a story about bad grammar and non-existent punctuation and my TEFL adventures
So for my second IATEFL at-home conference I watched a talk by Michal McCarthy – of Vocab/Collocations/Idioms in Use fame.
Though his topic was quite dry (but on something I’ve very interested in – not sure what that says about me!) he is a great speaker and his talk is very enjoyable to watch and easy to follow – check it out here.
Anyway, to get down to business.
Michael was speaking on corpora and how they can inform us regarding Academic Spoken English. Now I’m very interested in Academic English and I do a lot of work on Academic Vocabulary and Writing and so on, but I don’t think I’ve ever really thought about Academic Speaking.
What’s interesting about Academic Speaking is that when you first look at it it looks very much like conversation. A frequency list of the top 50 items gives you items which are very common in conversation too:
you, I, yeah, um, uh, right, ok
So that kindof confirms my gut feeling that it’s not necessary to teach Academic Speaking because it’s pretty much the same as conversation, right?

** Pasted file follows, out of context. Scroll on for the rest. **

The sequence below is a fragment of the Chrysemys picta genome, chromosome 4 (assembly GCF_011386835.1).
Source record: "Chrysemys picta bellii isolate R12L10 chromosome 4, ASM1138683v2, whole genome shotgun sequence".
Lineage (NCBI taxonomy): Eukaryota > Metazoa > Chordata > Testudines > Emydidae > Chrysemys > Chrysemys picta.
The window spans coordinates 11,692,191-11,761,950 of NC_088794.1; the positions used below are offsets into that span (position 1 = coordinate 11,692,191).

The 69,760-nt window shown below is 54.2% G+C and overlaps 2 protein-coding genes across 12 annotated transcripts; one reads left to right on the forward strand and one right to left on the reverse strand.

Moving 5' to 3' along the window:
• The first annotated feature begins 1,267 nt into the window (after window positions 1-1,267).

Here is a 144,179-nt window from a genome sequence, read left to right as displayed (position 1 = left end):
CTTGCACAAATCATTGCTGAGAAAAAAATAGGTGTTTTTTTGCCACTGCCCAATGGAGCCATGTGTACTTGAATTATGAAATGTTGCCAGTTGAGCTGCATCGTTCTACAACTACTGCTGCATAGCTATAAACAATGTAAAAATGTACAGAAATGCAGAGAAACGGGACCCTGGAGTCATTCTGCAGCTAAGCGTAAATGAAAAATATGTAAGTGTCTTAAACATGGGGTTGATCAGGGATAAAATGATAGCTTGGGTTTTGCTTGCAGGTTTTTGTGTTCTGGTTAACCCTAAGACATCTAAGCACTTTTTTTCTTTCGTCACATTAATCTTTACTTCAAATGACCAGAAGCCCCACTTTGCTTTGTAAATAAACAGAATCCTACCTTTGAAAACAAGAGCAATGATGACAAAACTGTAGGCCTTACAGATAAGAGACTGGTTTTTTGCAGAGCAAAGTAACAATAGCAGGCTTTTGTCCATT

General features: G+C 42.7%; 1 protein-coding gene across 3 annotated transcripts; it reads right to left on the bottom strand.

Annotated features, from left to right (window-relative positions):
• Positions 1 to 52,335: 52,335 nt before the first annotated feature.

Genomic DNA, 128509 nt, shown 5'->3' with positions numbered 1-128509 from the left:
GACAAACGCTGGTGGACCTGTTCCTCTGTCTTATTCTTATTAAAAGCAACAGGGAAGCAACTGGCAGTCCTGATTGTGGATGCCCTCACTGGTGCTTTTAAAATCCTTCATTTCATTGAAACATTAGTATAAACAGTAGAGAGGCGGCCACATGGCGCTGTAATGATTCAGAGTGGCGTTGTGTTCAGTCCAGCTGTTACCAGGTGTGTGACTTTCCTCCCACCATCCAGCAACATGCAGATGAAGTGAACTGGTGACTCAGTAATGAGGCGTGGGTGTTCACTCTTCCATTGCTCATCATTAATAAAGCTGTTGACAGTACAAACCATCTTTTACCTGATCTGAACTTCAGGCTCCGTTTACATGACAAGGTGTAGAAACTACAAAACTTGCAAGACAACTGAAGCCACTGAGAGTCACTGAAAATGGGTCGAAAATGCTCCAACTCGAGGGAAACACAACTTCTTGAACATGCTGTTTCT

What’s more important than a frequency list is a keyword list, which tells us what words are frequent in a statistically significant way. Which are these ones:
Basically, these words are the most important words which come up frequently in Academic Spoken English.
To make it even more interesting, we can extend this to include 4-word chunks:
And this is where I think this whole talk started resonating with me. If you are teaching Academic English, these are the vocabulary chunks your students should be using in their spoken English. Obviously some of them are a bit random – I’m going to, you look at the, and this is a – but if you look carefully you can find some real gems:
at the same time in terms of on the other hand in the course of
Okay, so not as many as you would want from the top 30 list but still interesting and of course it’s possible to go even further.
Thankfully, this is what has been done already and why I am a big fan of his books. Being based on corpora means that these books teach our students language that is being used around them so we can spend time on valuable language and less on less important items.
So keep this mind when you are preparing your classes: what language will be most useful for your students, and use the research to help you find the answers. Then extend this to include any work done on speaking, which will presumably reflect in writing as well.